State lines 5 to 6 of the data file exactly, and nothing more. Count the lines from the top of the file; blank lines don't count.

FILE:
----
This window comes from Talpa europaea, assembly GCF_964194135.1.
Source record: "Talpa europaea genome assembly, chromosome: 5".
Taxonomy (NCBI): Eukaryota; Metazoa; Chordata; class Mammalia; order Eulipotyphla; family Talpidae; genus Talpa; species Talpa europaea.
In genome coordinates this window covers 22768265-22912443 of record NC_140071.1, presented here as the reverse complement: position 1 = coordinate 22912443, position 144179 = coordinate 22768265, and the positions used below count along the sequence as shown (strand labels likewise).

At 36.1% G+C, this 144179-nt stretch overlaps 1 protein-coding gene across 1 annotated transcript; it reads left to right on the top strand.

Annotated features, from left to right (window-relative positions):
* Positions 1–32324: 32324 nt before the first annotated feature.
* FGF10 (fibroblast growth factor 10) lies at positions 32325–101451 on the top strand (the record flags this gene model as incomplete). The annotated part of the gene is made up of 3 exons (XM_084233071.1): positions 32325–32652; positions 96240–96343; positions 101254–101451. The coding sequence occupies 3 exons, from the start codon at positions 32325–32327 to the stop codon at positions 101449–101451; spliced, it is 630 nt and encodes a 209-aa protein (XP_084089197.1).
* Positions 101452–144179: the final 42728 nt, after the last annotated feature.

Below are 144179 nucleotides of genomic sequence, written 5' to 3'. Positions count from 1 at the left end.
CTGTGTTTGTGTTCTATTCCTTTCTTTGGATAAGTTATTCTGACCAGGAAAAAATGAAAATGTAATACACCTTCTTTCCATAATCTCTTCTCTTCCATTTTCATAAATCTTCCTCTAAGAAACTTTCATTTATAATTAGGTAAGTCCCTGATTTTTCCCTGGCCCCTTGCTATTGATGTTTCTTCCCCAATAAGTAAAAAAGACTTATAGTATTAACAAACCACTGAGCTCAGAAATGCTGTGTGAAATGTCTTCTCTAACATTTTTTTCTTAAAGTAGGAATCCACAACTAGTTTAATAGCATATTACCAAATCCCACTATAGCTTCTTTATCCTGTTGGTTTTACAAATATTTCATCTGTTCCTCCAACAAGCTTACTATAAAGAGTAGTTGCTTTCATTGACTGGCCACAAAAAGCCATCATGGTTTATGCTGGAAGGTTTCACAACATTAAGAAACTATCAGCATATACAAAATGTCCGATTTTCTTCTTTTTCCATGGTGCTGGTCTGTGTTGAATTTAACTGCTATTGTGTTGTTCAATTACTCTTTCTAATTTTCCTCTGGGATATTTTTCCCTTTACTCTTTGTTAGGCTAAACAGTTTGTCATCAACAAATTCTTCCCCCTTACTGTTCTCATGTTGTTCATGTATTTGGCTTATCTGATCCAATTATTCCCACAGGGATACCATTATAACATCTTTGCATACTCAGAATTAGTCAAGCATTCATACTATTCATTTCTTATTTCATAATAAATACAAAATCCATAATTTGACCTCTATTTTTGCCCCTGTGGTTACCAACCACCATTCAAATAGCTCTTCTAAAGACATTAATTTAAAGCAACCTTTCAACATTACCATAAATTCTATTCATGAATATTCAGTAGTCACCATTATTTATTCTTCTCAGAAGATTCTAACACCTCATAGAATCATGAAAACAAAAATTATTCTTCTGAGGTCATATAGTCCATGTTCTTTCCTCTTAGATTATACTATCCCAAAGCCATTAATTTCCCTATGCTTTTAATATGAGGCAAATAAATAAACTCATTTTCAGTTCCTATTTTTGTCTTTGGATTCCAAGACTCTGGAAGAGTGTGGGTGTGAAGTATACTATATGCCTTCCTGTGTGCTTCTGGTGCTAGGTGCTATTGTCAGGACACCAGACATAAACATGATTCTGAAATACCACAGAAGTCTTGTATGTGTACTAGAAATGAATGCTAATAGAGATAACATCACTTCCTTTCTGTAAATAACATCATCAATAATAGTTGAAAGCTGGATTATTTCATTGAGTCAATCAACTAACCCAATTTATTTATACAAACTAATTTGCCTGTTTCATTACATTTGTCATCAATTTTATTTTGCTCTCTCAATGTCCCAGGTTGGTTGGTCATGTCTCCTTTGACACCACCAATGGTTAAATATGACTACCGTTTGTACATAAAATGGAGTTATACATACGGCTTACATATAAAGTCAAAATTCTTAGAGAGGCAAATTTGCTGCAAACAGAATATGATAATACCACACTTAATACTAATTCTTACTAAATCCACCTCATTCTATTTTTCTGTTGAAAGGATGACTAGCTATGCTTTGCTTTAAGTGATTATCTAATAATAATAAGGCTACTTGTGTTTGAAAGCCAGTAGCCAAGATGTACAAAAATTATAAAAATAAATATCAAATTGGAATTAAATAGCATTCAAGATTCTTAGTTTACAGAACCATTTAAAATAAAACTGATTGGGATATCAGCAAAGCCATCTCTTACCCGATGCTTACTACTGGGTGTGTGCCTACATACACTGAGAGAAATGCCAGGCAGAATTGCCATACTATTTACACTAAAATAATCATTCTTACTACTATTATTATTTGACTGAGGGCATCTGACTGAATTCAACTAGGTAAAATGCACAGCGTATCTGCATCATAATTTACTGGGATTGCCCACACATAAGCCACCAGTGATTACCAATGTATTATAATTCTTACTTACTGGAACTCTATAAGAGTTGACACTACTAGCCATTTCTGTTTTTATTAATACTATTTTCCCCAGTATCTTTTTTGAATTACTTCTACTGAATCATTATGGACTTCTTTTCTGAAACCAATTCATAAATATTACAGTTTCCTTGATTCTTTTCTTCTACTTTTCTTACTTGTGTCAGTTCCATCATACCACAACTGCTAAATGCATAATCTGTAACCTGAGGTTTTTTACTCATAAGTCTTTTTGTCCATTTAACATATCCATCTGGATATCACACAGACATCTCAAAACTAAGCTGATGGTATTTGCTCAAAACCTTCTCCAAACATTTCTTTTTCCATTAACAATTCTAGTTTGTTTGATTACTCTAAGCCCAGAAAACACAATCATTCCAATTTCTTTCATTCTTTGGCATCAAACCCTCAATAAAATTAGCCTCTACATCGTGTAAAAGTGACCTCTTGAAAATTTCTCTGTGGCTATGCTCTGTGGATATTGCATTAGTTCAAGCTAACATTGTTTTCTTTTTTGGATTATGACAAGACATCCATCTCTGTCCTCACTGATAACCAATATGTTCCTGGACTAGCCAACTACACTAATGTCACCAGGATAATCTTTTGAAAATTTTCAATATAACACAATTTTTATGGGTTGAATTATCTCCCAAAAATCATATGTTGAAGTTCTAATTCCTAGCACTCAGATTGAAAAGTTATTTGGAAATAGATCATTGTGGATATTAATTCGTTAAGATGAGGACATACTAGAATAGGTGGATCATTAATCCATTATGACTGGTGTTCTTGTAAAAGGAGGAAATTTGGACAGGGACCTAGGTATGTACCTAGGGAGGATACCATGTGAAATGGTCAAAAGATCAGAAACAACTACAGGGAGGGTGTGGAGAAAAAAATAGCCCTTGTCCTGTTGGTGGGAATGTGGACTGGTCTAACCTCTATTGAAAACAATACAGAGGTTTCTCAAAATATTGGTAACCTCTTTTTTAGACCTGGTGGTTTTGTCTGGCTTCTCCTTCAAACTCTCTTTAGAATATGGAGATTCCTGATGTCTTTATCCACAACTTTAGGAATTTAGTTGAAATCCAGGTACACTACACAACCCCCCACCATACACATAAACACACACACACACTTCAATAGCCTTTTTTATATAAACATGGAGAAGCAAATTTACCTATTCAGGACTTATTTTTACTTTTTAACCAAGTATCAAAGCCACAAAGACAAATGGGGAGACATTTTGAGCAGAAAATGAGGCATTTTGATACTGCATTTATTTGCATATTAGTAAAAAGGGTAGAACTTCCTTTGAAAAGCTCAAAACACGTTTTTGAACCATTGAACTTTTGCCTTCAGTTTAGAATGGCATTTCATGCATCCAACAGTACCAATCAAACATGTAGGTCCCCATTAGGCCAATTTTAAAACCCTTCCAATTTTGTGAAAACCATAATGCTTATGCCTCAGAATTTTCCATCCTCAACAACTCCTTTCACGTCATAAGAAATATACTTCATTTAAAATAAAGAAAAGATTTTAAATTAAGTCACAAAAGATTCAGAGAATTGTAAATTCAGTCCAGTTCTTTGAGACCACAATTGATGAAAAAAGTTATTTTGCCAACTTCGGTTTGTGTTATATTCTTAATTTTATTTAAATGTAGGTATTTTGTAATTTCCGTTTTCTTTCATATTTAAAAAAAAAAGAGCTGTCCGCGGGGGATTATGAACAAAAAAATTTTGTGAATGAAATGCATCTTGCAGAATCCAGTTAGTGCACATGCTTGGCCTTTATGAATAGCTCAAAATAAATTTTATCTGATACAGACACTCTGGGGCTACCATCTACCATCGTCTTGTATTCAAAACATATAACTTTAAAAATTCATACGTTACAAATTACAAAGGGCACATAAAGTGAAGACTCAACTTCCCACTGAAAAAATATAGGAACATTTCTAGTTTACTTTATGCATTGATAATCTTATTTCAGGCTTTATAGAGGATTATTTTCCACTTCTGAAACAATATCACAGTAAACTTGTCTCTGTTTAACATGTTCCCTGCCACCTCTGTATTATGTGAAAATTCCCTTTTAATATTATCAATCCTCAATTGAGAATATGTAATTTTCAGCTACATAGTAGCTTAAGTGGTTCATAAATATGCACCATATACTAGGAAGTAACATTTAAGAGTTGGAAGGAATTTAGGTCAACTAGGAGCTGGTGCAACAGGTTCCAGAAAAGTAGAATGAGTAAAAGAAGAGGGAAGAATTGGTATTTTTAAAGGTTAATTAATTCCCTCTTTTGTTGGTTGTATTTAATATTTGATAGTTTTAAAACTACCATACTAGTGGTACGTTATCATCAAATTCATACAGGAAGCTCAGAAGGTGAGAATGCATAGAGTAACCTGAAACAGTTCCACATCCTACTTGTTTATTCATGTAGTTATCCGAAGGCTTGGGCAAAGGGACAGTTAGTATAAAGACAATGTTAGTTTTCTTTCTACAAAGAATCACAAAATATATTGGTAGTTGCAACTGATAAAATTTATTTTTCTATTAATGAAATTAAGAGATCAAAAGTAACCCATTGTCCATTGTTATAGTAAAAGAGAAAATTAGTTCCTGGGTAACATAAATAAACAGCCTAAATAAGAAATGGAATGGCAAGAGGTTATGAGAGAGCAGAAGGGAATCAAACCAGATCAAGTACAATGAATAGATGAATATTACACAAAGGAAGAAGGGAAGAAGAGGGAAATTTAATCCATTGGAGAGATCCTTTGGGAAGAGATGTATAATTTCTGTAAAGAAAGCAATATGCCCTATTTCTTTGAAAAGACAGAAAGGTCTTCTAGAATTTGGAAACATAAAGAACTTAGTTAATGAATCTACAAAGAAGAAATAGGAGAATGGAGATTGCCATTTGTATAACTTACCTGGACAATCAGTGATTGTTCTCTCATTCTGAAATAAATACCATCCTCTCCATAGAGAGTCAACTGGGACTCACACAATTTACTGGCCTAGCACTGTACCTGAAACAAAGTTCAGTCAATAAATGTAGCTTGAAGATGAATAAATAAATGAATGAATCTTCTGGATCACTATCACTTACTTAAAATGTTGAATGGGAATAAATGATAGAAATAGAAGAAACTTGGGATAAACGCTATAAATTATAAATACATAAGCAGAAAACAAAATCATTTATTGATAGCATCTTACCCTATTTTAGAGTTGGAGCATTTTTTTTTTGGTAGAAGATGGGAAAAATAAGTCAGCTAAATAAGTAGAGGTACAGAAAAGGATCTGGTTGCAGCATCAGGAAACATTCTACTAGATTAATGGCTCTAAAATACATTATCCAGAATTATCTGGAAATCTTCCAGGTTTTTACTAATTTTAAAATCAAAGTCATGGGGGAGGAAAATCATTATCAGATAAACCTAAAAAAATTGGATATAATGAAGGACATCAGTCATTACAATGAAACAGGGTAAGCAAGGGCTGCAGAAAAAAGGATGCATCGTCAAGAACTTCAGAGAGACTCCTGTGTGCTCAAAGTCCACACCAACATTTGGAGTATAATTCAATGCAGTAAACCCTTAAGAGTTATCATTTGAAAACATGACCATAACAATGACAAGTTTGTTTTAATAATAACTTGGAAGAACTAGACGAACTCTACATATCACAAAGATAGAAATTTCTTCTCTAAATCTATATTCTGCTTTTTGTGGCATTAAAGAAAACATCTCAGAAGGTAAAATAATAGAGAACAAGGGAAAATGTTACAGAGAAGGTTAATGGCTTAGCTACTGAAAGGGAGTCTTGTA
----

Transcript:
At 36.1% G+C, this 144179-nt stretch overlaps 1 protein-coding gene across 1 annotated transcript; it reads left to right on the top strand.

Annotated features, from left to right (window-relative positions):